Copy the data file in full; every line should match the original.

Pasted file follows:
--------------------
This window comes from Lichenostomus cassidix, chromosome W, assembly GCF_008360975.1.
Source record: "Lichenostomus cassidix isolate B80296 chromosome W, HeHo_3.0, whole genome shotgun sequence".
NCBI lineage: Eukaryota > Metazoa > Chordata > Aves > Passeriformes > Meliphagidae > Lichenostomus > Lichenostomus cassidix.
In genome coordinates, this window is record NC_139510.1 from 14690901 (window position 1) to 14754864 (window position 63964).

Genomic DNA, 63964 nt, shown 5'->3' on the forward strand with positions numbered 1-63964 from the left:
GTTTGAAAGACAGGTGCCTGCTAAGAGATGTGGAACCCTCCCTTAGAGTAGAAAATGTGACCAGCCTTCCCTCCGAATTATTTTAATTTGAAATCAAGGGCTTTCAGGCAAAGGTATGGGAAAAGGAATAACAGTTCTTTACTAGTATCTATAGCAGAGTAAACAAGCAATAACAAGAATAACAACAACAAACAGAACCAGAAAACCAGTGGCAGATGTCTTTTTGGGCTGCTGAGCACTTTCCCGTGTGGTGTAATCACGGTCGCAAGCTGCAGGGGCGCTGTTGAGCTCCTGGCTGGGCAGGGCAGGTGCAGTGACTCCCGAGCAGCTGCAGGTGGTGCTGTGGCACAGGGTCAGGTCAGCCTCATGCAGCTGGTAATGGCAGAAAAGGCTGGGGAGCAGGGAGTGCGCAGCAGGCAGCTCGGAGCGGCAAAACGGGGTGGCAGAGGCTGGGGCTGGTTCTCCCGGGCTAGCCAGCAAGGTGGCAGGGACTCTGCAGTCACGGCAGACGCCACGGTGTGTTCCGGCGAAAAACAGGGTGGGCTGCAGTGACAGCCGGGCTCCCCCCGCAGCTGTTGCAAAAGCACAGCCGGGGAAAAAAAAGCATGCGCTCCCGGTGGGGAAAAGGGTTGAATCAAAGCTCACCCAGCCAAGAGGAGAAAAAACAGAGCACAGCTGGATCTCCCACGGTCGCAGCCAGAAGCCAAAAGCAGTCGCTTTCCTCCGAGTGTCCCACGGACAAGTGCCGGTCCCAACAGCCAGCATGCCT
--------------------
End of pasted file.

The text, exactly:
This window comes from Lichenostomus cassidix, chromosome W, assembly GCF_008360975.1.
Source record: "Lichenostomus cassidix isolate B80296 chromosome W, HeHo_3.0, whole genome shotgun sequence".
NCBI lineage: Eukaryota > Metazoa > Chordata > Aves > Passeriformes > Meliphagidae > Lichenostomus > Lichenostomus cassidix.
In genome coordinates, this window is record NC_139510.1 from 14690901 (window position 1) to 14754864 (window position 63964).

Genomic DNA, 63964 nt, shown 5'->3' on the forward strand with positions numbered 1-63964 from the left:
GTTTGAAAGACAGGTGCCTGCTAAGAGATGTGGAACCCTCCCTTAGAGTAGAAAATGTGACCAGCCTTCCCTCCGAATTATTTTAATTTGAAATCAAGGGCTTTCAGGCAAAGGTATGGGAAAAGGAATAACAGTTCTTTACTAGTATCTATAGCAGAGTAAACAAGCAATAACAAGAATAACAACAACAAACAGAACCAGAAAACCAGTGGCAGATGTCTTTTTGGGCTGCTGAGCACTTTCCCGTGTGGTGTAATCACGGTCGCAAGCTGCAGGGGCGCTGTTGAGCTCCTGGCTGGGCAGGGCAGGTGCAGTGACTCCCGAGCAGCTGCAGGTGGTGCTGTGGCACAGGGTCAGGTCAGCCTCATGCAGCTGGTAATGGCAGAAAAGGCTGGGGAGCAGGGAGTGCGCAGCAGGCAGCTCGGAGCGGCAAAACGGGGTGGCAGAGGCTGGGGCTGGTTCTCCCGGGCTAGCCAGCAAGGTGGCAGGGACTCTGCAGTCACGGCAGACGCCACGGTGTGTTCCGGCGAAAAACAGGGTGGGCTGCAGTGACAGCCGGGCTCCCCCCGCAGCTGTTGCAAAAGCACAGCCGGGGAAAAAAAAGCATGCGCTCCCGGTGGGGAAAAGGGTTGAATCAAAGCTCACCCAGCCAAGAGGAGAAAAAACAGAGCACAGCTGGATCTCCCACGGTCGCAGCCAGAAGCCAAAAGCAGTCGCTTTCCTCCGAGTGTCCCACGGACAAGTGCCGGTCCCAACAGCCAGCATGCCT